Tuesday, August 31, 2010

Creative architecture

The BLDGBLOG (which I'm assuming stands for Building Blog) has an interesting entry on a 'pavilion' built of old shipping pallets, ground anchors and tie rods. According to the author:

Designed to be easily assembled and dismantled, and then entirely recycled at a later date, the resulting building is intended as a temporary meeting place.

As the architect writes, the shipping pallets are "characterized by a complex geometry of open and closed surface portions," with the effect that a staggered stacking of each unit produces "interesting netlike structures." They add that the deceptively curvilinear form becomes a "cave."

The unexpected modular reuse of everyday materials is nothing new in architecture — seemingly every term in architecture school brings with it experiments in the tiling of things like cable ties, styrofoam cups, plastic water bottles, and so on — but the spatially dramatic effects of this particular experiment in large-scale, off-kilter pallet-stacking are worth seeing. In fact, a kind of micro-village of equally fluid forms built entirely from pallets would be fascinating to see.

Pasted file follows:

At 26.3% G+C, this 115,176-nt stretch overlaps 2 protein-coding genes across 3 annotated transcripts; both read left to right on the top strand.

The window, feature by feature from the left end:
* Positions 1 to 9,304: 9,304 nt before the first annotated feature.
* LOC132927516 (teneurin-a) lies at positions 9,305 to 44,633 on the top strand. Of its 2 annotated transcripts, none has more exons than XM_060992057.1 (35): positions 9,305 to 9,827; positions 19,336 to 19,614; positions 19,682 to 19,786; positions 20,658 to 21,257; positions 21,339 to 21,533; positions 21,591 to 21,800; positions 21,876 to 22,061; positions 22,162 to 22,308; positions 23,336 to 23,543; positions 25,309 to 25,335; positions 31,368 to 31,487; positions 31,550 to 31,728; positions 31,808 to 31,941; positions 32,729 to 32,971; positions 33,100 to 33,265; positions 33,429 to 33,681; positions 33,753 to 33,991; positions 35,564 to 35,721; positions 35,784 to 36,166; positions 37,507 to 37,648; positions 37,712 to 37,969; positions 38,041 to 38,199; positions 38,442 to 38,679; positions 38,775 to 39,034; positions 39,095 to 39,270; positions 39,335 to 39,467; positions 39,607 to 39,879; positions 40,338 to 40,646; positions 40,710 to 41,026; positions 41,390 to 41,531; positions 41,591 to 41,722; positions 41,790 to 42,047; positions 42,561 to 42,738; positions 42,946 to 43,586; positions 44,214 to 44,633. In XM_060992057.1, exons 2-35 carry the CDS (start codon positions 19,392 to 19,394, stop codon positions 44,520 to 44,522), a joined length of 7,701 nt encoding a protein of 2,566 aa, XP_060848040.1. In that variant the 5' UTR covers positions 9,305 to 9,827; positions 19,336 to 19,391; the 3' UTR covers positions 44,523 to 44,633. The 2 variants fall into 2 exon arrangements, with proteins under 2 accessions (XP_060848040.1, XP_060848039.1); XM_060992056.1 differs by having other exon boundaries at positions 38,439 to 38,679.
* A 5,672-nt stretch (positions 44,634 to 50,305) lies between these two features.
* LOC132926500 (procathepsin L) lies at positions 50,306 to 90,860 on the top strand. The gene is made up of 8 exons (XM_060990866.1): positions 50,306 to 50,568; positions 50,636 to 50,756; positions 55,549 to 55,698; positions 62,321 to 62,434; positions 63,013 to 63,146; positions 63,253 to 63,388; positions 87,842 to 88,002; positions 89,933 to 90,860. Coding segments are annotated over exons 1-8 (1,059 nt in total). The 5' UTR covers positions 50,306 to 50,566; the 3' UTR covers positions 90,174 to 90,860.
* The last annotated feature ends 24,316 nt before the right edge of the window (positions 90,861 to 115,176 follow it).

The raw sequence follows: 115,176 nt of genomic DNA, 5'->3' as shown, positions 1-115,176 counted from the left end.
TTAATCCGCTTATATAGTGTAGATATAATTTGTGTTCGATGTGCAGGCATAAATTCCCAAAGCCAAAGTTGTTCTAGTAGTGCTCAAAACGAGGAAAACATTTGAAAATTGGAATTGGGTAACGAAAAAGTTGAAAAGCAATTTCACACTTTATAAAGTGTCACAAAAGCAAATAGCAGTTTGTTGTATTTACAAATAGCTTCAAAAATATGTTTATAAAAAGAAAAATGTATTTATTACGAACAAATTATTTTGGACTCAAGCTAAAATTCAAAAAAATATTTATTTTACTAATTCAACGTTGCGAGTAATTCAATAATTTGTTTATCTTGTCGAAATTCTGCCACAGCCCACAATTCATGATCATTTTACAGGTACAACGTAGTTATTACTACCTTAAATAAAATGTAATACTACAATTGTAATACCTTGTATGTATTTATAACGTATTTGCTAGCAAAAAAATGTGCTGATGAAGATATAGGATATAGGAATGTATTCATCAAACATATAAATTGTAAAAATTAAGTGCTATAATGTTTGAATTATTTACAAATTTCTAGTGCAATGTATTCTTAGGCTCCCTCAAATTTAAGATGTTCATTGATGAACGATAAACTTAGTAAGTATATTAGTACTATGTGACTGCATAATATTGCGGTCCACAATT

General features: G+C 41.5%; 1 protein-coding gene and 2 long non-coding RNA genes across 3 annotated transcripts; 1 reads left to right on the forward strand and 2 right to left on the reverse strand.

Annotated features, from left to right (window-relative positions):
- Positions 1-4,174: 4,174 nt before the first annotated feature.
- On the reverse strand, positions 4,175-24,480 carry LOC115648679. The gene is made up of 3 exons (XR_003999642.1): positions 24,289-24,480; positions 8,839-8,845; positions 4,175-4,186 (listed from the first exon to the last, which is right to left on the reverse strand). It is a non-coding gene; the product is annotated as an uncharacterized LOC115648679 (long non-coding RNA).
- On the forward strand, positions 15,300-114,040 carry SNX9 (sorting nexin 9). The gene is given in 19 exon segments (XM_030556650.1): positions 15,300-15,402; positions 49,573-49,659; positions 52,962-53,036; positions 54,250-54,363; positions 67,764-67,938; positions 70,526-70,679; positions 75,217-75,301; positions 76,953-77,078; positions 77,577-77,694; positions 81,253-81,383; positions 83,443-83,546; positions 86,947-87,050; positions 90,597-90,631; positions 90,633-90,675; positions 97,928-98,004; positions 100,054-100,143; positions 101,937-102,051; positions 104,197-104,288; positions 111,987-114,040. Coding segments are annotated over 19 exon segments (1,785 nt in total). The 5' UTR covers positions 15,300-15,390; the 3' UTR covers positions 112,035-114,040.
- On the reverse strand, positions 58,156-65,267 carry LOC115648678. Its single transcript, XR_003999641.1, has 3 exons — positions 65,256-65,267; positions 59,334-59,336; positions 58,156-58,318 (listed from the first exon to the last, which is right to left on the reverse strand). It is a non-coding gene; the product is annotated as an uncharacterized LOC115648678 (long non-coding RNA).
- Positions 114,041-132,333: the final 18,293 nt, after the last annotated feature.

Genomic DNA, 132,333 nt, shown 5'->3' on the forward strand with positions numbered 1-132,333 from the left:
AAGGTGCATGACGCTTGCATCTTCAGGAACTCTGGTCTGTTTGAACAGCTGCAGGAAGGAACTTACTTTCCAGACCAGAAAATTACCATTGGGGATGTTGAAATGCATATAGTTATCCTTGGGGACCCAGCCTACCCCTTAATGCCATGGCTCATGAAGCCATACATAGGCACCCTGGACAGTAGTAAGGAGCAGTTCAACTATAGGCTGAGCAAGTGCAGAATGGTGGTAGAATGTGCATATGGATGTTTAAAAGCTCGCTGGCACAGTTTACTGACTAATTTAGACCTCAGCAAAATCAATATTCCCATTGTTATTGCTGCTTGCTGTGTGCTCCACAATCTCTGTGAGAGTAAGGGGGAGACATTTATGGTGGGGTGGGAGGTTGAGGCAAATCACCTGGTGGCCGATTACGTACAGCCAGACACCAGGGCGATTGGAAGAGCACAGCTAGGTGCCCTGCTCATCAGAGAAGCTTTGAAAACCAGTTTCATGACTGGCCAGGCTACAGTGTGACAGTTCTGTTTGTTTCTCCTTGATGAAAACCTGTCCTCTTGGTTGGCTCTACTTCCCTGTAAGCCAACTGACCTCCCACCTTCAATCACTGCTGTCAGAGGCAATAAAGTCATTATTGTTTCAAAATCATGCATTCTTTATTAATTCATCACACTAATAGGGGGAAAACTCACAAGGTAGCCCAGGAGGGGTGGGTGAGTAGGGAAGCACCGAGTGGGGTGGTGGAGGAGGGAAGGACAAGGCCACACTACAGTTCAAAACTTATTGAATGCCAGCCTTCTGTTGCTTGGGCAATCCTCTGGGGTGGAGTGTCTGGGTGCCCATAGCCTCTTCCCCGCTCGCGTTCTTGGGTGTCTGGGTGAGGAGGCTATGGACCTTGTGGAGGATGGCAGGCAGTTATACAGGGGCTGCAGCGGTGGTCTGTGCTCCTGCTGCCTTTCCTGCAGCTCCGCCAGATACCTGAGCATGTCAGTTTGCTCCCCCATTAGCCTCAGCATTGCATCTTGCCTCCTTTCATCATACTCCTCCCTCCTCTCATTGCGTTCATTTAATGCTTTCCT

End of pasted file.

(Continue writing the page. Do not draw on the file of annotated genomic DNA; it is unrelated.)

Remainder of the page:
The pavilion at night, lit from within, is also pretty eye-popping.

There's more at the link, including more photographs.

I'm always interested to see how creative artists and designers can take the cast-off things of society and turn them into something beautiful, or useful, or both. I'm not sure how useful this pavilion would be (particularly when it rains!), but it's certainly a novel idea to dispose of old shipping pallets. Congratulations to the designer.



Anonymous said...

that my friend would make an instant fire ball

Shrimp said...

I'd be wary to enter it, especially on a windy day.

Anonymous said...

Impractical, but it does look interesting.


Silver the Evil Chao said...

Strap a canvas over all of the surfaces, and voila!

TheAxe said...

A co-worker of mine built a house using old oak shipping pallets vertically and adobe. Kind of like medieval wattle & daub.